Ph.D. OR M.S. Defense
Name of Student
Thursday, March 18, 2010, 13pm – 15pm, Snell Engineering 328 (fill in your own information)
This dissertation addresses two problems that frequently arise in practice when applying Data
Envelopment Analysis (DEA) – proportional estimates and longitudinal targets. DEA is
mathematical tool for measuring relative efficiencies of multiple decision making units (DMUs) at
transforming multiple inputs into multiple outputs, with applications ranging from healthcare,
banking, airlines, sports, education, supply chain, tourism- where the DMUs can be university
departments, bank branches, cities, manufacturing sites, franchises, individual physicians, public
policies, investment funds, and so on. A set of fractional programs is transformed into linear
programs to determine primarily the optimal possible efficiency score for each DMU, corresponding
weights for each input and output that maximize each DMUs efficiency score relative to those other
DMUs, target values of each input and output for each DMU to reach the efficiency frontier, and a
reference set of comparable efficient DMUs.
The first problem occurs while using proportional estimates as inputs to a DEA model.
Unlike classic applications, however, where the input and output values for all DMU are assumed to
be known (and positive real numbers), in many healthcare and other applications one or more of the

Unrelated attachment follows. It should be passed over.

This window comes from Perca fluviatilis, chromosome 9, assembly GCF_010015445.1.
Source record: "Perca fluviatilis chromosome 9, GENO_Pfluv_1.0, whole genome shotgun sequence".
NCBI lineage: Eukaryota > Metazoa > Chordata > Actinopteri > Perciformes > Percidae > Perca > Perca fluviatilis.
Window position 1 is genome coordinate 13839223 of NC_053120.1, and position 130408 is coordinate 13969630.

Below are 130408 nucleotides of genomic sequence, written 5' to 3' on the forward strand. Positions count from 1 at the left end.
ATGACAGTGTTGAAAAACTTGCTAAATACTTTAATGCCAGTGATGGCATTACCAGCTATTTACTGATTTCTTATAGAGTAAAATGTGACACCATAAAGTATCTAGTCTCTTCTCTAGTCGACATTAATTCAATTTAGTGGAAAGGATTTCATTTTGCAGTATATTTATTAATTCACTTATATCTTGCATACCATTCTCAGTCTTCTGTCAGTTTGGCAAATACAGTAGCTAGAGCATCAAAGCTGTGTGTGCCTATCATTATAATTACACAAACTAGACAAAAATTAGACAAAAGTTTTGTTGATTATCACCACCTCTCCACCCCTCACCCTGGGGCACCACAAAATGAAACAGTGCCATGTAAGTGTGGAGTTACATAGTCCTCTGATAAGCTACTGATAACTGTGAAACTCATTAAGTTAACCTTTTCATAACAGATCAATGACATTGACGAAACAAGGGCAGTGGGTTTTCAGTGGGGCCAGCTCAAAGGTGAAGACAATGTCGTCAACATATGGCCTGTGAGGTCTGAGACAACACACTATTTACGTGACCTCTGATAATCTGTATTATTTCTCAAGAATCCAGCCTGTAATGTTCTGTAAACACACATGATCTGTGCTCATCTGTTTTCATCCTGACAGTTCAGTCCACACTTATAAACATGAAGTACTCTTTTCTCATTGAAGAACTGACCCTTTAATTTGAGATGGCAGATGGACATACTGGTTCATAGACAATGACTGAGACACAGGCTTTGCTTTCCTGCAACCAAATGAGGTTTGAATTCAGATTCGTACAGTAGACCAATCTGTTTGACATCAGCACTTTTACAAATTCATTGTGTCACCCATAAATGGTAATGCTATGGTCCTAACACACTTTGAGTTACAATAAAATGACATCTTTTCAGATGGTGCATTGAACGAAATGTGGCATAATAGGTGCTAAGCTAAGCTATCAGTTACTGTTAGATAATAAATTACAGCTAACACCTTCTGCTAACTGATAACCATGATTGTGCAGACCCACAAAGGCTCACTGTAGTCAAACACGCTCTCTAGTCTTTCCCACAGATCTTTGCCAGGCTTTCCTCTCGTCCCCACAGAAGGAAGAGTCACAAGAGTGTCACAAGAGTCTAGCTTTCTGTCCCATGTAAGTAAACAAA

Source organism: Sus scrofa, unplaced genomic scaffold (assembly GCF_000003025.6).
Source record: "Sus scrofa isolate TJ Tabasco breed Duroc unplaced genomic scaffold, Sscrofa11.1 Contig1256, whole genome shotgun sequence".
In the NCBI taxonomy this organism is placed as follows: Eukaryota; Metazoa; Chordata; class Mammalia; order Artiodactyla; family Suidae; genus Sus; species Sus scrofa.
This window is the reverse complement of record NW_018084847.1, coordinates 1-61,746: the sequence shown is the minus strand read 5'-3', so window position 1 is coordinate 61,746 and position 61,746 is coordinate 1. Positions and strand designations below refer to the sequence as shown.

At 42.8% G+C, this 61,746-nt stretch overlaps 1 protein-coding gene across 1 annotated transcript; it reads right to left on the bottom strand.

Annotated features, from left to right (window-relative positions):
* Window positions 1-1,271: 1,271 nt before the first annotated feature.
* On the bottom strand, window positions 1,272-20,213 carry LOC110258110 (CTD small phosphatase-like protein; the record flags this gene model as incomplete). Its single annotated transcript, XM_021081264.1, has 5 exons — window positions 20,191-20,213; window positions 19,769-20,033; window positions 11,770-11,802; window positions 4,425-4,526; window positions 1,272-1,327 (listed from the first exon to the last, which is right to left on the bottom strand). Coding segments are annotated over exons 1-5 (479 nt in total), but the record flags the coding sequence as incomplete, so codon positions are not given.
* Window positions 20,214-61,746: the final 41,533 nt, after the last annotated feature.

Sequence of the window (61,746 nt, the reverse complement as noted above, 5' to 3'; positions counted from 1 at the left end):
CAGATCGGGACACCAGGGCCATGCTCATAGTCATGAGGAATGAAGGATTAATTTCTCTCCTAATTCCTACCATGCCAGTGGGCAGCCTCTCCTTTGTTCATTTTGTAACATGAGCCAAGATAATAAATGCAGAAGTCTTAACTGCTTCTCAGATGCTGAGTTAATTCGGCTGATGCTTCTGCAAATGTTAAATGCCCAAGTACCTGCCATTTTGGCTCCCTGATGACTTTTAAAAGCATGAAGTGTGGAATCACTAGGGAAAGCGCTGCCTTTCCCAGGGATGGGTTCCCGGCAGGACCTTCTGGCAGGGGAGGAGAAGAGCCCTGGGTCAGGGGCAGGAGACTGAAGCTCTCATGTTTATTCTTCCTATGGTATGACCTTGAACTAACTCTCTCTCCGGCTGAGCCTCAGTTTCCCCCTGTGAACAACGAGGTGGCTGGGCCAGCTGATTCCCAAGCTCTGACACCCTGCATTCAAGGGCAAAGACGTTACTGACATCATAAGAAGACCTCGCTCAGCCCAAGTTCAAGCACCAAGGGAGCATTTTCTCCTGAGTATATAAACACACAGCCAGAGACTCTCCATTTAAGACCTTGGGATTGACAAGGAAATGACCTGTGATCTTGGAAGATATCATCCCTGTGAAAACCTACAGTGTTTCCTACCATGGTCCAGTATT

data are proportional rates that are unknown precisely and instead estimated from historical data.
Rather than using point estimates and solving the DEA model once, we propose two Monte Carlo
(MC) approaches that repeatedly randomly generate the input-output matrix and resolve the model
some large number of times, with each replication producing potentially different efficiency scores,
target values, and reference sets. The simulated distributions, confidence intervals (CIs) for
efficiency scores, optimized weights, and targets are examined assuming a range of sample sizes and
number of proportions estimated. In all cases the estimated proportions may lead to biased estimates
which are eliminated with inner percentile intervals. The MC results are compared with the most
common SDEA (Stochastic Data Envelopment Analysis) methods such as bootstrapping, chance
constraint DEA, and a most/least favorable.
The second problem stamps from setting targets to an inefficient DMU. A typical
interpretation of the DEA targets is to set performance goals that if achieved will project inefficient
decision making units onto the efficiency frontier. However, this will occur only if all other units
maintain their same input and output levels, which is rarely the case. Every decision making unit is
going to try to improve itself (reducing inputs and increasing outputs) for future periods, so these
decision making units will have different level of inputs and outputs in the future. Three new
approaches are introduced for setting longitudinal targets that consider uncertain future behaviors of
other DMUs. All methods are demonstrated using several healthcare data sets, including from World
Health Organization (WHO), and the Commonwealth Fund (CWF).
Dissertation/Thesis Committee Members
Also indicate the adviser and any co-advisers